Communication, Competence, and Credibility

Most important, however, students want to know if I can do the job and how I do it. This is where it’s important that I convey to them that with a few exceptions this class will be no different from any other class, especially when it comes to assessment, grading, and evaluation. I casually tell them about the various methods I use in grading papers, i.e., email submissions, scanning papers, using readers, and sometimes incorporating oral evaluation in the course. What most concerns students is that as the leader of the class I am in control, that they need not worry about my hurting myself or providing an unfair method of assessment different from any other they have had. With this in mind, I familiarize myself with the classroom and the technology so that I can use the video, DVD player, computer, and all the other screens as effectively as possible. I move around the classroom, engaging in the normal, day-to-day teaching activities and conversational give-and-take that allow them to recognize my control and the normality of the class.

In over twenty years of teaching at the university level, I’ve had only one experience in which students tried to take advantage of my blindness. I started a video and stepped out for a few minutes. A few students left, probably thinking I didn’t know they had disappeared. Needless to say, after I dealt with that situation during the next class, it never happened again, and I think they learned a valuable lesson. Several years after that experience a few of those students stopped to thank me for confronting them and teaching them a lesson.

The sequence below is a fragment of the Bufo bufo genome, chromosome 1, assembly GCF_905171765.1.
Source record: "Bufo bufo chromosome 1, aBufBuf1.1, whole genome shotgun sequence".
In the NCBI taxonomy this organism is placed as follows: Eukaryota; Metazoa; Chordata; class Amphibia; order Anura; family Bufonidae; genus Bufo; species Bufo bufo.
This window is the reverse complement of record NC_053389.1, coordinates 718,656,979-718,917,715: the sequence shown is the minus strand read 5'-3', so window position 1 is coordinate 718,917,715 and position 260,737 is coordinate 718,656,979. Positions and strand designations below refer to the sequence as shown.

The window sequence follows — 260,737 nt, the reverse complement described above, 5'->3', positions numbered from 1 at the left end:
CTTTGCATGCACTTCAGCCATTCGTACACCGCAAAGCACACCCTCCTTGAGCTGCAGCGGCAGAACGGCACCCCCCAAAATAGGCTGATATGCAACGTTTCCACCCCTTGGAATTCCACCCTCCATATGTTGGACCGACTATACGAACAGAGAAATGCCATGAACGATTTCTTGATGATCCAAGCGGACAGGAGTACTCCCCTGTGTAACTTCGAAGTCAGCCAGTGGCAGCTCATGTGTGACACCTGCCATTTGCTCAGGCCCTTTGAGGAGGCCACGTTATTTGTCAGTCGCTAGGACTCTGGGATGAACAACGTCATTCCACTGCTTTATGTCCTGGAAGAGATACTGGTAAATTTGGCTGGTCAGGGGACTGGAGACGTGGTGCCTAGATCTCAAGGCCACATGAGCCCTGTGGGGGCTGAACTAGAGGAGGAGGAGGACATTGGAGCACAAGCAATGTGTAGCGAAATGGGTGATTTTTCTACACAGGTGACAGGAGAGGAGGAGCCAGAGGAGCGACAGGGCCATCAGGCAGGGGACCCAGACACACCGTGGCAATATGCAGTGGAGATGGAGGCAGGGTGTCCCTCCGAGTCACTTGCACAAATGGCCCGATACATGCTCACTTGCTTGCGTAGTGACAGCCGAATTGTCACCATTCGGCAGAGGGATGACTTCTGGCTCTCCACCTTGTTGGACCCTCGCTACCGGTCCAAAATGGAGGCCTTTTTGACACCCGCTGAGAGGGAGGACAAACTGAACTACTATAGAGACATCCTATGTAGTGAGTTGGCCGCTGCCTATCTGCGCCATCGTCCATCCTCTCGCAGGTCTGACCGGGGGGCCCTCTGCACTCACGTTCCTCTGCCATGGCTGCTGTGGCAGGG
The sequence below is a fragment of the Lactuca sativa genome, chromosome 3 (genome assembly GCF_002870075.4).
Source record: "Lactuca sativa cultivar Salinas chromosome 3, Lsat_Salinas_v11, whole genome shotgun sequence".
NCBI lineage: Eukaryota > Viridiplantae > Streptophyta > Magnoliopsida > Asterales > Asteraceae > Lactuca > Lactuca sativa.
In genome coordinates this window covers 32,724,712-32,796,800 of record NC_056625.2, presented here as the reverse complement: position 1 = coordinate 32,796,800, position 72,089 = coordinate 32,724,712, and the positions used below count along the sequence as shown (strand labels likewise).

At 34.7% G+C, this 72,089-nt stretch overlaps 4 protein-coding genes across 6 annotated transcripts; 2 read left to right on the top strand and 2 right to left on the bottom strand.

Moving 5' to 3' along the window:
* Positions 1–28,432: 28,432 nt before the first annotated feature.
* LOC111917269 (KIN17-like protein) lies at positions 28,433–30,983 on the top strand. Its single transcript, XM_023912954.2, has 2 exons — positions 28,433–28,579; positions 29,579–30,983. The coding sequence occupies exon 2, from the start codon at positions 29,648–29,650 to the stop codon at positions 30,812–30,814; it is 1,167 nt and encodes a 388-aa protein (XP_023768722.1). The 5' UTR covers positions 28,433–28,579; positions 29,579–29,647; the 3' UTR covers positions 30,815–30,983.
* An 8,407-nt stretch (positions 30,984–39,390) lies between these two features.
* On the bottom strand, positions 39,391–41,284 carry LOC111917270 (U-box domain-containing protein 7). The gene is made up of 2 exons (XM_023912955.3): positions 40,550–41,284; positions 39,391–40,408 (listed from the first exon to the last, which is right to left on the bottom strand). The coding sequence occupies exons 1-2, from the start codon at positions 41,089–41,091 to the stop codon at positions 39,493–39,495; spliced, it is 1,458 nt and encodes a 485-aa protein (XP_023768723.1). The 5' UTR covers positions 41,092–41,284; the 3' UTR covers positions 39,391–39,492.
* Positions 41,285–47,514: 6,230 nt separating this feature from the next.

Credibility is also an issue when dealing with blindness. When you are different or viewed as different, issues of credibility are always just beneath the surface in the minds of most students and people in general. I remember just before I actually finished my dissertation and received my Ph.D., I was teaching a class at a university and presumptuously decided to use the honorific “doctor.” A student said in class one day, “I found out that you’re not a doctor yet.” That taught me a valuable lesson: not to pretend to be something I was not. I’m granted a certain amount of credibility when students look at my blindness--my so-called disability--and then look at my teaching career and see that I have earned a Ph.D. It’s often articulated as, “Gosh, if he can do it, what about me?” I think that kind of credibility is extended to me. And make no mistake; I use that credibility to my advantage, I hope, to ensure an effective classroom.